You know, of course, that the Manning affair isn't just about Manning. It's about Assange. From the Bradley Manning support website, which live-blogged his guilty plea:
He’d wanted to try to talk to Politico about sharing documents with them, but he was stranded in Maryland when a blizzard hit. He then turned to WikiLeaks.
He said he had many conversations in anonymous, secure chat rooms with someone who called him/herself ‘Nathaniel,’ whom Bradley believed to be someone who worked for WikiLeaks, namely Julian Assange or Daniel Domscheit-Berg. He said that he would occasionally propose certain documents to ‘Nathaniel,’ but that “no one from [WikiLeaks] pressured” him to give more information.
offers good coverage of the case. I find myself sympathizing with the sentiments expressed in this comment:
Bradley Manning is a true American hero. Thousands of soldiers consider themselves heroes just for enlisting and taking a tour overseas, claiming they are protecting Americans when really they are running our name through the mud and murdering thousands of foreigns civilians in an illegal war. Bradley Manning actually earned his "hero" status but doing what was right. He did not "aid the enemy" unless the American people are the enemy because he gave us the knowledge of what was actually going on over there. Good luck man. We are praying for you. My children will know your name.
Meanwhile, here's Adrian "Judas" Lamo
, explaining himself for the Guardian's readership:
At the time of our conversations, Bradley Manning was 22 years of age – my own age when I made the choice to surrender to federal authorities. He was curious; I hope he still is.
I'm sure he's curious as to how much the feds are paying Lamo. Glenn Greenwald offers the necessary corrective to Lamo's bullshit:
This is all consistent with what Manning is purported to have said in the chat logs with the government snitch who pretended to be a journalist and a pastor in order to assure him of confidentiality but then instead reported him. In those chats, Manning explained that he was leaking because he wanted the world to know what he had learned: "I want people to see the truth … regardless of who they are … because without information, you cannot make informed decisions as a public." When asked by the informant why he did not sell the documents to a foreign government for profit - something he obviously could have done with ease - Manning replied that he wanted the information to be publicly known in order to trigger "worldwide discussion, debates, and reforms". He described how he became deeply disillusioned with the Iraq War he had once thought noble, and this caused him to re-examine all of his prior assumptions about the US government. And he extensively narrated how he had learned of serious abuse and illegality while serving in the war - including detaining Iraqi citizens guilty of nothing other than criticizing the Malaki government - but was ignored when he brought those abuses to his superiors.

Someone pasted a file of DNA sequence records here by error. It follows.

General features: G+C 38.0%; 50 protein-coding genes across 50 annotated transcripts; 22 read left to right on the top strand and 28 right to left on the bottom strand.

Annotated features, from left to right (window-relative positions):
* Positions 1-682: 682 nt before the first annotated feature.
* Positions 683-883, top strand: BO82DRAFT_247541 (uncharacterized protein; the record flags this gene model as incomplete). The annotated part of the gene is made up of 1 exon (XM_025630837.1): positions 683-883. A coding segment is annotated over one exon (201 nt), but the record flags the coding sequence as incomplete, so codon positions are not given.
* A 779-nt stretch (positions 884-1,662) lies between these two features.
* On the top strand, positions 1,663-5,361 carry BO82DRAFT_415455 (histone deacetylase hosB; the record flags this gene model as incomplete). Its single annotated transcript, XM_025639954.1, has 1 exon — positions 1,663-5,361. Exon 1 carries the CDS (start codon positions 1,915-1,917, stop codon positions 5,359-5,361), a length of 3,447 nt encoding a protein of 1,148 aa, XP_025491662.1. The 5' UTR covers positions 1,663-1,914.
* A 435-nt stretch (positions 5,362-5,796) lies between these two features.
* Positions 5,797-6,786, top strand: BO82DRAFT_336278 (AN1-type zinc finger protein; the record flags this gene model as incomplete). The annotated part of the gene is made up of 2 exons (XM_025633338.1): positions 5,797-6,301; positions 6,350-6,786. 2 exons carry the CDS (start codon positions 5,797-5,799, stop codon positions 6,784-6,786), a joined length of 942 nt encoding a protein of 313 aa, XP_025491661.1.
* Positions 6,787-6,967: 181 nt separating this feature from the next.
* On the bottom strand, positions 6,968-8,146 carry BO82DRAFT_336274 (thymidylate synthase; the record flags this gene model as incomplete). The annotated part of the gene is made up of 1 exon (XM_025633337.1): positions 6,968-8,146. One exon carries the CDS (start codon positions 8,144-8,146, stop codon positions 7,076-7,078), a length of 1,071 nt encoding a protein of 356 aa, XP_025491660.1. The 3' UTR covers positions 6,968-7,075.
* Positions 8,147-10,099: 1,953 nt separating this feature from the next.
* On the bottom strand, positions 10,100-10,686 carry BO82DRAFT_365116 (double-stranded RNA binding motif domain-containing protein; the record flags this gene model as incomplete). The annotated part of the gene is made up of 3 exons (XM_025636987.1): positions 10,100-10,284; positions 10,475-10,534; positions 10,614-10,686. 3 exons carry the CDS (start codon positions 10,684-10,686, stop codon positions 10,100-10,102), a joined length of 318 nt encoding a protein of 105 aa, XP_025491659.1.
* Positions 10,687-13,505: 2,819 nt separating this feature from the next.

Manning is absolutely right when he said today that the documents he leaked "are some of the most significant documents of our time". They revealed a multitude of previously secret crimes and acts of deceit and corruption by the world's most powerful factions. Journalists and even some government officials have repeatedly concluded that any actual national security harm from his leaks is minimal if it exists at all. To this day, the documents Manning just admitted having leaked play a prominent role in the ability of journalists around the world to inform their readers about vital events. The leaks led to all sorts of journalism awards for WikiLeaks. Without question, Manning's leaks produced more significant international news scoops in 2010 than those of every media outlet on the planet combined.
This was all achieved because a then-22-year-old Army Private knowingly risked his liberty in order to inform the world about what he learned. He endured treatment which the top UN torture investigator deemed "cruel and inhuman", and he now faces decades in prison if not life. He knew exactly what he was risking, what he was likely subjecting himself to. But he made the choice to do it anyway because of the good he believed he could achieve, because of the evil that he believed needed urgently to be exposed and combated, and because of his conviction that only leaks enable the public to learn the truth about the bad acts their governments are doing in secret.
Heroism is a slippery and ambiguous concept. But whatever it means, it is embodied by Bradley Manning and the acts which he unflinchingly acknowledged today he chose to undertake.
Sorry to print such a lengthy quote, but those words deserve your consideration. Odd, isn't it? The same right-wingers who claim to despise governmental over-reach never criticize the cruel and inhuman punishment inflicted on this young prisoner of conscience.